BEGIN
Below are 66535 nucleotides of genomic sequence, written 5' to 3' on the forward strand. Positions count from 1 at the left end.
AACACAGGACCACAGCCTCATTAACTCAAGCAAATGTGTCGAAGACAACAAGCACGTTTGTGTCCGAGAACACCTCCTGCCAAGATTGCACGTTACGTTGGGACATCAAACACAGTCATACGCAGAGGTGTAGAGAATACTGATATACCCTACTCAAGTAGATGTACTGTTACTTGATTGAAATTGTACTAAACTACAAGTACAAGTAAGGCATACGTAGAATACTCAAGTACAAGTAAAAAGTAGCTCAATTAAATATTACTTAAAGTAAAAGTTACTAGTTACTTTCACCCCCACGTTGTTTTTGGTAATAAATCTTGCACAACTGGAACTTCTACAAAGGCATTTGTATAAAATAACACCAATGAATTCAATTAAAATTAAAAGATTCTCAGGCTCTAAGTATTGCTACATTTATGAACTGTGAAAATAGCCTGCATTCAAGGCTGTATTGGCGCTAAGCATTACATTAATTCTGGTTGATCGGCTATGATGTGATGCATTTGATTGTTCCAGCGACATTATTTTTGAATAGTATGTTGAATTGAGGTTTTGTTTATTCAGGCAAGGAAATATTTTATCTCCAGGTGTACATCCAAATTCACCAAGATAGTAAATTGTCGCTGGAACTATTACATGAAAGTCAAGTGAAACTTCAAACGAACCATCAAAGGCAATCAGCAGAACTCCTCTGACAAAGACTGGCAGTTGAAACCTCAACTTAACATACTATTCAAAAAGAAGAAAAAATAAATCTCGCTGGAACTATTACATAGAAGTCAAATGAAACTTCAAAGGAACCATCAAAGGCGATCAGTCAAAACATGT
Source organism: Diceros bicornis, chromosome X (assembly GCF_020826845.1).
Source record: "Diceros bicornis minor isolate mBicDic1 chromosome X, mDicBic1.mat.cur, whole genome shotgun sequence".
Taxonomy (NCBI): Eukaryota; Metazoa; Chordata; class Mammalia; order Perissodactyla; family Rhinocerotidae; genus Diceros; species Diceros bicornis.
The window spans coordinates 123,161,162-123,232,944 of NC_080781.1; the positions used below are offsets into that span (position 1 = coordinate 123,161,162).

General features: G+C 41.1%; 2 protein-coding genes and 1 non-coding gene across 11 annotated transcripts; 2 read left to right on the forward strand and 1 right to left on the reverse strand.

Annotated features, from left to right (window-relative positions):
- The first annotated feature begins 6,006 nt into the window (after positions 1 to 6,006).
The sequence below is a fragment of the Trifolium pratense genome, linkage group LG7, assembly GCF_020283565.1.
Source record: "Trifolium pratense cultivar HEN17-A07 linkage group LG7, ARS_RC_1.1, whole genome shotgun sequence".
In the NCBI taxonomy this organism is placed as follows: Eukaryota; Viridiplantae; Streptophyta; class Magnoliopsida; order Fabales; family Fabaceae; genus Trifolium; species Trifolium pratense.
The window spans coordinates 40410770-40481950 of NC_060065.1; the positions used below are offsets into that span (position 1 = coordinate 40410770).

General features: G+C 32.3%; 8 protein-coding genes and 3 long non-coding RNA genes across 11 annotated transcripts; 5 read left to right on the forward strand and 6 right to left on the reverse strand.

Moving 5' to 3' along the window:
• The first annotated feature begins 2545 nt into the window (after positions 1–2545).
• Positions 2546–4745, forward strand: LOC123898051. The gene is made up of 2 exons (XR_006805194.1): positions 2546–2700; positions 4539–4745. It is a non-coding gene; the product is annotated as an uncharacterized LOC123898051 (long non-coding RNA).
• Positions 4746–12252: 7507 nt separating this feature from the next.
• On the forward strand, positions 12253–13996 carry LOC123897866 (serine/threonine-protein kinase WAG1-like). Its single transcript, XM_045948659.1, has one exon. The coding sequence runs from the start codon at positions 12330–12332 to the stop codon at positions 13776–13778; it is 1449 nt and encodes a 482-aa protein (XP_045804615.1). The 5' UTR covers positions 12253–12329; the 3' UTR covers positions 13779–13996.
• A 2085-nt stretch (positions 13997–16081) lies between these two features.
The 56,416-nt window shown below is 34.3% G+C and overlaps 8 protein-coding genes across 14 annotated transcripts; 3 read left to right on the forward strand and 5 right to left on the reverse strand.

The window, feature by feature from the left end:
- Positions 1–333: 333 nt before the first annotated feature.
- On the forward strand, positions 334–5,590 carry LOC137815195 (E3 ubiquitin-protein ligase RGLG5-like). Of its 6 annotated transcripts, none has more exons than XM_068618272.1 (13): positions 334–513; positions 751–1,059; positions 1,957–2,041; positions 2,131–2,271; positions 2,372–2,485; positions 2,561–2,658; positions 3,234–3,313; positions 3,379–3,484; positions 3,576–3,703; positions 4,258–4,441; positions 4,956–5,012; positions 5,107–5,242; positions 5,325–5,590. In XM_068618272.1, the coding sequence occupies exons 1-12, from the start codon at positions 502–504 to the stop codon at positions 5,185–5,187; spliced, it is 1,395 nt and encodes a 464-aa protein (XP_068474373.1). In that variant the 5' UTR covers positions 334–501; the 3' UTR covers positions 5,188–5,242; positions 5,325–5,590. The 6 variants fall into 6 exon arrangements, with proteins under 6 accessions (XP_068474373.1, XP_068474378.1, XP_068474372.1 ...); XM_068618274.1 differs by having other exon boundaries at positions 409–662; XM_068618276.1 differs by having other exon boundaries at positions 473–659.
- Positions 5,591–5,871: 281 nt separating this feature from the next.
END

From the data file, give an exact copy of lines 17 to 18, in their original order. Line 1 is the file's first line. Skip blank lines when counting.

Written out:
• Positions 2546–4745, forward strand: LOC123898051. The gene is made up of 2 exons (XR_006805194.1): positions 2546–2700; positions 4539–4745. It is a non-coding gene; the product is annotated as an uncharacterized LOC123898051 (long non-coding RNA).
• Positions 4746–12252: 7507 nt separating this feature from the next.